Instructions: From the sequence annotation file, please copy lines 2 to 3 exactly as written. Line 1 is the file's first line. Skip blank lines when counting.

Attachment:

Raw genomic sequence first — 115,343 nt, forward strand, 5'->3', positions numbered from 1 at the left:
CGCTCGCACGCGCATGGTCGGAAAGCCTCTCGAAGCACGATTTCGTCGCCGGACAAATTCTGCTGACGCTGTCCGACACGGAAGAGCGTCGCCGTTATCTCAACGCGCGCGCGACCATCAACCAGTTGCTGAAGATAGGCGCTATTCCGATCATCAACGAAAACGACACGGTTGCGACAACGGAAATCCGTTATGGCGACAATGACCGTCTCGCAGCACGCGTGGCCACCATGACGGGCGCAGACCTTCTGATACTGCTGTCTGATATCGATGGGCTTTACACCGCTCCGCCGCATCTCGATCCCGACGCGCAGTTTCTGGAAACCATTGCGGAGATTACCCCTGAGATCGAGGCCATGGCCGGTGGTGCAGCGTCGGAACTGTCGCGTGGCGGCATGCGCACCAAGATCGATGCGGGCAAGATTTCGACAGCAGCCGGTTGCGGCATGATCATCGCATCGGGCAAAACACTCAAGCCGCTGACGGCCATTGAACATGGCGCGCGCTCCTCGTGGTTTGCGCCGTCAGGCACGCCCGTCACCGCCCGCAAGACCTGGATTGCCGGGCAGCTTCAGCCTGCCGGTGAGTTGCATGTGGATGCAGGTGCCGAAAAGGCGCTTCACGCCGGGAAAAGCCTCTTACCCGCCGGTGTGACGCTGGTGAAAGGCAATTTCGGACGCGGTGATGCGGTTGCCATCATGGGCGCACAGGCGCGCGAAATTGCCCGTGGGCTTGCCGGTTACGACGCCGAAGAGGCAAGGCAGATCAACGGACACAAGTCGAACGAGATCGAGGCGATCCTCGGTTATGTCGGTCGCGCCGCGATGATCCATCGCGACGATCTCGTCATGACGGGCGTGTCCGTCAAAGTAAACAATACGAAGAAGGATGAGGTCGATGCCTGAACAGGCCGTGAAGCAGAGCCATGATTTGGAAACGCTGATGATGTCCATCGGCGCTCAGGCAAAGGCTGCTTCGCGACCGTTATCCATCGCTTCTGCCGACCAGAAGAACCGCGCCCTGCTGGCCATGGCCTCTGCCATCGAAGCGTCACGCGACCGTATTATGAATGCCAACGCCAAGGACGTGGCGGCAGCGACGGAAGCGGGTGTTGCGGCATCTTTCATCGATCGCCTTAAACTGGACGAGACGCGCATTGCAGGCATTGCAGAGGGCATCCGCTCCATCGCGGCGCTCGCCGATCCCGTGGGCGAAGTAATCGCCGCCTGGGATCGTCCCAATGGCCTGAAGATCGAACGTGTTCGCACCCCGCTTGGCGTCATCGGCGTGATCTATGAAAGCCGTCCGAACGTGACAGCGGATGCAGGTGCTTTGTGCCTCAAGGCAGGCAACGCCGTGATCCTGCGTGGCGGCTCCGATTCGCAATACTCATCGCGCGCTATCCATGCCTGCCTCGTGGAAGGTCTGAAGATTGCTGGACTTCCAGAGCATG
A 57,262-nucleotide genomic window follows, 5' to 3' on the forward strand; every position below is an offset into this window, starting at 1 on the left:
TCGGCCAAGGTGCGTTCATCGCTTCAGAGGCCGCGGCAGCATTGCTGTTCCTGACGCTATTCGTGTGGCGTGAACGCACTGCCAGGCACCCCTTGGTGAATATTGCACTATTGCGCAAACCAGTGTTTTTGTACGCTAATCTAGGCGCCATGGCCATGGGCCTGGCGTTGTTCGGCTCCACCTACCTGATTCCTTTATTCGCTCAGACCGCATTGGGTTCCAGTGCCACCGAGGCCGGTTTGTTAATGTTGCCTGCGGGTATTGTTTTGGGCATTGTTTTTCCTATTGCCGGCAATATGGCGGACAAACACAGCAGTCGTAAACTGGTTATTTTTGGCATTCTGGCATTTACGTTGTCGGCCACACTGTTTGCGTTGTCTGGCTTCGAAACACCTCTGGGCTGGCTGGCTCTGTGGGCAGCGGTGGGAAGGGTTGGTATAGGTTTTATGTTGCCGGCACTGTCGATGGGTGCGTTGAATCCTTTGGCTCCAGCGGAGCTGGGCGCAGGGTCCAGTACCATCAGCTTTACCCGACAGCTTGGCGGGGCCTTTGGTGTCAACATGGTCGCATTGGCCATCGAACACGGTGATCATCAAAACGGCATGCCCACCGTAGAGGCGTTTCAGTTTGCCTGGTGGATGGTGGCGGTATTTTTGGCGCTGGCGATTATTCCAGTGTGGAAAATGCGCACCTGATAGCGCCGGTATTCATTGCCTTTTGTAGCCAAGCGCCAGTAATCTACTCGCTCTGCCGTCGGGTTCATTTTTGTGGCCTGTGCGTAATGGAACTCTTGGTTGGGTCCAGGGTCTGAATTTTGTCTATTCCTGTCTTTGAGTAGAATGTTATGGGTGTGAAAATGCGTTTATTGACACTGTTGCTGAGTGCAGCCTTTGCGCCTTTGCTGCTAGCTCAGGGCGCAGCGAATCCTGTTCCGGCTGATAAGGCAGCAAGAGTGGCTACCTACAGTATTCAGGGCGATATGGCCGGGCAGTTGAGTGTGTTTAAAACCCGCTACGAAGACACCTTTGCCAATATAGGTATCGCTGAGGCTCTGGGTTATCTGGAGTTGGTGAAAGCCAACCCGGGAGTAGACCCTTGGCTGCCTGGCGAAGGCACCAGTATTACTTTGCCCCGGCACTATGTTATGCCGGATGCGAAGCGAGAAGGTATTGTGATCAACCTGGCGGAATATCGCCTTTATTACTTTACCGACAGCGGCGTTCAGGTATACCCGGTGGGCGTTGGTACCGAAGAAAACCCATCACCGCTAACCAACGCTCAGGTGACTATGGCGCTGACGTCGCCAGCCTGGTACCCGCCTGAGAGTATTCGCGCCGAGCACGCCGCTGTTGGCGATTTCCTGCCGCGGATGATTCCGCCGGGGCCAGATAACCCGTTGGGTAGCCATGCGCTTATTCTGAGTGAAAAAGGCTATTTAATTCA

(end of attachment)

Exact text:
CGCTCGCACGCGCATGGTCGGAAAGCCTCTCGAAGCACGATTTCGTCGCCGGACAAATTCTGCTGACGCTGTCCGACACGGAAGAGCGTCGCCGTTATCTCAACGCGCGCGCGACCATCAACCAGTTGCTGAAGATAGGCGCTATTCCGATCATCAACGAAAACGACACGGTTGCGACAACGGAAATCCGTTATGGCGACAATGACCGTCTCGCAGCACGCGTGGCCACCATGACGGGCGCAGACCTTCTGATACTGCTGTCTGATATCGATGGGCTTTACACCGCTCCGCCGCATCTCGATCCCGACGCGCAGTTTCTGGAAACCATTGCGGAGATTACCCCTGAGATCGAGGCCATGGCCGGTGGTGCAGCGTCGGAACTGTCGCGTGGCGGCATGCGCACCAAGATCGATGCGGGCAAGATTTCGACAGCAGCCGGTTGCGGCATGATCATCGCATCGGGCAAAACACTCAAGCCGCTGACGGCCATTGAACATGGCGCGCGCTCCTCGTGGTTTGCGCCGTCAGGCACGCCCGTCACCGCCCGCAAGACCTGGATTGCCGGGCAGCTTCAGCCTGCCGGTGAGTTGCATGTGGATGCAGGTGCCGAAAAGGCGCTTCACGCCGGGAAAAGCCTCTTACCCGCCGGTGTGACGCTGGTGAAAGGCAATTTCGGACGCGGTGATGCGGTTGCCATCATGGGCGCACAGGCGCGCGAAATTGCCCGTGGGCTTGCCGGTTACGACGCCGAAGAGGCAAGGCAGATCAACGGACACAAGTCGAACGAGATCGAGGCGATCCTCGGTTATGTCGGTCGCGCCGCGATGATCCATCGCGACGATCTCGTCATGACGGGCGTGTCCGTCAAAGTAAACAATACGAAGAAGGATGAGGTCGATGCCTGAACAGGCCGTGAAGCAGAGCCATGATTTGGAAACGCTGATGATGTCCATCGGCGCTCAGGCAAAGGCTGCTTCGCGACCGTTATCCATCGCTTCTGCCGACCAGAAGAACCGCGCCCTGCTGGCCATGGCCTCTGCCATCGAAGCGTCACGCGACCGTATTATGAATGCCAACGCCAAGGACGTGGCGGCAGCGACGGAAGCGGGTGTTGCGGCATCTTTCATCGATCGCCTTAAACTGGACGAGACGCGCATTGCAGGCATTGCAGAGGGCATCCGCTCCATCGCGGCGCTCGCCGATCCCGTGGGCGAAGTAATCGCCGCCTGGGATCGTCCCAATGGCCTGAAGATCGAACGTGTTCGCACCCCGCTTGGCGTCATCGGCGTGATCTATGAAAGCCGTCCGAACGTGACAGCGGATGCAGGTGCTTTGTGCCTCAAGGCAGGCAACGCCGTGATCCTGCGTGGCGGCTCCGATTCGCAATACTCATCGCGCGCTATCCATGCCTGCCTCGTGGAAGGTCTGAAGATTGCTGGACTTCCAGAGCATG
A 57,262-nucleotide genomic window follows, 5' to 3' on the forward strand; every position below is an offset into this window, starting at 1 on the left: